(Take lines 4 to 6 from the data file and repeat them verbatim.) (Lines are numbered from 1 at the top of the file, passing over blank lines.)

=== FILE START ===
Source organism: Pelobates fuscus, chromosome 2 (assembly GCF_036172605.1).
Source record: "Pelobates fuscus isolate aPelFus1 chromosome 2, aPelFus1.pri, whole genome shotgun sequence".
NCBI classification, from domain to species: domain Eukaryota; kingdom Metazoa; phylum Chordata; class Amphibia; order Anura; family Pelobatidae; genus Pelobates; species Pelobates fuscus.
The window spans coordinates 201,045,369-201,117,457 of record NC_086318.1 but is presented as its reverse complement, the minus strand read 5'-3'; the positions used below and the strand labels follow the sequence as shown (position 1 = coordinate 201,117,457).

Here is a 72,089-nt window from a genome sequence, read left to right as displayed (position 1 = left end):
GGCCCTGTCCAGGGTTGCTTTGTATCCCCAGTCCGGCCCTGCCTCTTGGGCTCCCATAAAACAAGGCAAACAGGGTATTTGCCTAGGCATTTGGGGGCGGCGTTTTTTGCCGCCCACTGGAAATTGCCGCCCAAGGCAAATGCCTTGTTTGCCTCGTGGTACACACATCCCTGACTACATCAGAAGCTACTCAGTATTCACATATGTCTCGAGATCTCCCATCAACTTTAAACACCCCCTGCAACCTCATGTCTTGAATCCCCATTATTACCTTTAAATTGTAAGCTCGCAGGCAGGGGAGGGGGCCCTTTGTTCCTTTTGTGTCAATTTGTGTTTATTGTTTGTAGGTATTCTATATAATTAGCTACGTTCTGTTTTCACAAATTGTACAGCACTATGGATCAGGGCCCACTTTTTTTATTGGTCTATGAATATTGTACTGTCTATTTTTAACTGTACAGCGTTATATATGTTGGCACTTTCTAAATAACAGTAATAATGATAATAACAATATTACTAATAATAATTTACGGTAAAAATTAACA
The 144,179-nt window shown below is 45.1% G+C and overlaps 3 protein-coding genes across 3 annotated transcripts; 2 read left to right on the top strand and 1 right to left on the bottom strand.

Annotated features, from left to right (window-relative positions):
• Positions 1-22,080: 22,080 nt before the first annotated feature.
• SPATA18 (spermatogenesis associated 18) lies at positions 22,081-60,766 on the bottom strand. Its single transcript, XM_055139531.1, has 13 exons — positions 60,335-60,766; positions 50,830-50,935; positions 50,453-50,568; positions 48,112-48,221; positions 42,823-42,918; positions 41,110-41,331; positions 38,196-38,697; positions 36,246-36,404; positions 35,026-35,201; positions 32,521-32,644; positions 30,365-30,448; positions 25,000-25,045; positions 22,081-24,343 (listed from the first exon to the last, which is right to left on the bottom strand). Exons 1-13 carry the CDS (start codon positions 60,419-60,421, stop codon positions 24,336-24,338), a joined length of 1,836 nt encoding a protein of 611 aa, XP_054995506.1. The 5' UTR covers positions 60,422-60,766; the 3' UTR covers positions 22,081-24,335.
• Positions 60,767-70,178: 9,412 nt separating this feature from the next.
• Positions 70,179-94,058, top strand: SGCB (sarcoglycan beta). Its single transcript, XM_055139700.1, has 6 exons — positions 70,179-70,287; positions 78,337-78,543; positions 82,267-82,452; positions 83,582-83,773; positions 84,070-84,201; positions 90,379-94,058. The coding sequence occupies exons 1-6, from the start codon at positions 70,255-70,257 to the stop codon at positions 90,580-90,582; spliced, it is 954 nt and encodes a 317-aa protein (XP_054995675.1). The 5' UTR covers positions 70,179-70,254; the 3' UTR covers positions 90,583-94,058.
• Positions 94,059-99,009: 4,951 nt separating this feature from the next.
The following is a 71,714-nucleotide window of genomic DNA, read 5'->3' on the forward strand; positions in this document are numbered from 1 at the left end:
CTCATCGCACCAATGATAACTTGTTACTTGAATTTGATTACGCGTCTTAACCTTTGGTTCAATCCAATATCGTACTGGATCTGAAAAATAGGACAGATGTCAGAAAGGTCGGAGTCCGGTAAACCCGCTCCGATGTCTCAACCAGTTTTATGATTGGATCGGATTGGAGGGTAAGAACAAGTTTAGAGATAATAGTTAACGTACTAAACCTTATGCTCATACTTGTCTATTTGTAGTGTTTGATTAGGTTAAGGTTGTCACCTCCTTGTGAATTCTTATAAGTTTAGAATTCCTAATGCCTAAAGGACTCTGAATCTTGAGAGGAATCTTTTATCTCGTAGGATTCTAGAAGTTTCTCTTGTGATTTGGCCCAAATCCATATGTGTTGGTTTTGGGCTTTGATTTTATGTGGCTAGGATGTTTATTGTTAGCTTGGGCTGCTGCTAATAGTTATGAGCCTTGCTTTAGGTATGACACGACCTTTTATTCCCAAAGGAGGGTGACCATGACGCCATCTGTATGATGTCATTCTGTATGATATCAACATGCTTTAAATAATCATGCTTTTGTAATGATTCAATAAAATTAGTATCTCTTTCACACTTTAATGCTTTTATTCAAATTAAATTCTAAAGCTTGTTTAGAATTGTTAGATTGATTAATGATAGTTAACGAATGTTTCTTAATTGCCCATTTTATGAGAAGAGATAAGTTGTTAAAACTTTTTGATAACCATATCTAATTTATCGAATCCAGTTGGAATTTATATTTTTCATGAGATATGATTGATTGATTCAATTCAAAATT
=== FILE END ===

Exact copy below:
The window spans coordinates 201,045,369-201,117,457 of record NC_086318.1 but is presented as its reverse complement, the minus strand read 5'-3'; the positions used below and the strand labels follow the sequence as shown (position 1 = coordinate 201,117,457).

Here is a 72,089-nt window from a genome sequence, read left to right as displayed (position 1 = left end):
GGCCCTGTCCAGGGTTGCTTTGTATCCCCAGTCCGGCCCTGCCTCTTGGGCTCCCATAAAACAAGGCAAACAGGGTATTTGCCTAGGCATTTGGGGGCGGCGTTTTTTGCCGCCCACTGGAAATTGCCGCCCAAGGCAAATGCCTTGTTTGCCTCGTGGTACACACATCCCTGACTACATCAGAAGCTACTCAGTATTCACATATGTCTCGAGATCTCCCATCAACTTTAAACACCCCCTGCAACCTCATGTCTTGAATCCCCATTATTACCTTTAAATTGTAAGCTCGCAGGCAGGGGAGGGGGCCCTTTGTTCCTTTTGTGTCAATTTGTGTTTATTGTTTGTAGGTATTCTATATAATTAGCTACGTTCTGTTTTCACAAATTGTACAGCACTATGGATCAGGGCCCACTTTTTTTATTGGTCTATGAATATTGTACTGTCTATTTTTAACTGTACAGCGTTATATATGTTGGCACTTTCTAAATAACAGTAATAATGATAATAACAATATTACTAATAATAATTTACGGTAAAAATTAACA